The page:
Many links between hydraulic fracturing or “fracking” to contamination of groundwater and drinking water supplies have recently been discovered. There are a number of chemicals that are used in fracking — some of them are relatively non-toxic while others are highly toxic. According to EPA documents, the following constituents were detected in all tested fracking fluid samples: barium ion, benzene, boron, chloride ion, ethyl benzene, gross beta (radioactive beta particle emission), naphthalene, nickel ion, sulfate ion, toluene, total xylenes, TMB, and TEPH. Some of these constituents occur naturally in groundwater but may be found at far higher and thus toxic concentration levels in water that has been contaminated by fracking. Until recently, the only option for monitoring drinking water on a regular basis has been to use fracking test kits that involve messy, complicated, time-consuming procedures. The toxic chemicals used in many fracking test kits must be properly disposed of which is a hidden complication and additional expense. The Forston Labs Fracking Kit measures increased concentrations of barium ion, chloride ion, nickel ion, sulfate ion, bromide ion, potassium ion, turbidity and changes in acidity. There are no messy, complicated procedures to follow and no toxic chemicals to be disposed. The Fracking Kit consists of a LabNavigator (required for all measurements), a full-range heavy-duty pH Sensor, a Turbidity Sensor, a Conductivity Sensor and a clear-language informative user’s guide for the non-chemist. It works by simply connecting one or more of the sensors to the LabNavigator, ensuring the accuracy by using one of the included non-toxic standards, dipping the sensor into a sample of well water and pressing a button which stores the test results for future use. The digital readout on the LabNavigator shows the results in an instant.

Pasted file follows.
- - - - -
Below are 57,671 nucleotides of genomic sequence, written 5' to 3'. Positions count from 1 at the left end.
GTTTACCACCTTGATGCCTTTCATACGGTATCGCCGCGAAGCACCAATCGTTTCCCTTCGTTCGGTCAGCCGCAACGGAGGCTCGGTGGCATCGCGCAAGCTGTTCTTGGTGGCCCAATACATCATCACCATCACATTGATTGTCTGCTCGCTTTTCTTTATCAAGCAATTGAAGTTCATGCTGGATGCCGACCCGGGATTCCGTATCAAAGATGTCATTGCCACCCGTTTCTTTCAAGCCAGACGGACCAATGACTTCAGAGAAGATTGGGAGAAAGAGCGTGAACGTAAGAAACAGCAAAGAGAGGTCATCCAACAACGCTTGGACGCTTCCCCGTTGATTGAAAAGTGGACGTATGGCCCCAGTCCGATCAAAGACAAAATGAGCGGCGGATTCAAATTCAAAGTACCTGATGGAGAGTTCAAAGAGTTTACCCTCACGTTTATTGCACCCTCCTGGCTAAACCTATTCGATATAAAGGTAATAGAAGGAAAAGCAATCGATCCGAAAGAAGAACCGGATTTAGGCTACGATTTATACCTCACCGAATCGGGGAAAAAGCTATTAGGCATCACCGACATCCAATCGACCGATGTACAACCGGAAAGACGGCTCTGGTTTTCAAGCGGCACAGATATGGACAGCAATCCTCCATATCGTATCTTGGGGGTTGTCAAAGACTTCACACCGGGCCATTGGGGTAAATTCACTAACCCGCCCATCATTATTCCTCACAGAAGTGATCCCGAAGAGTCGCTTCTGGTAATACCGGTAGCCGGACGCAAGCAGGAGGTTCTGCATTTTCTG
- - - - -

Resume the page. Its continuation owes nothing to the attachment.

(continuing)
For more information, visit www.forstonlabs.com.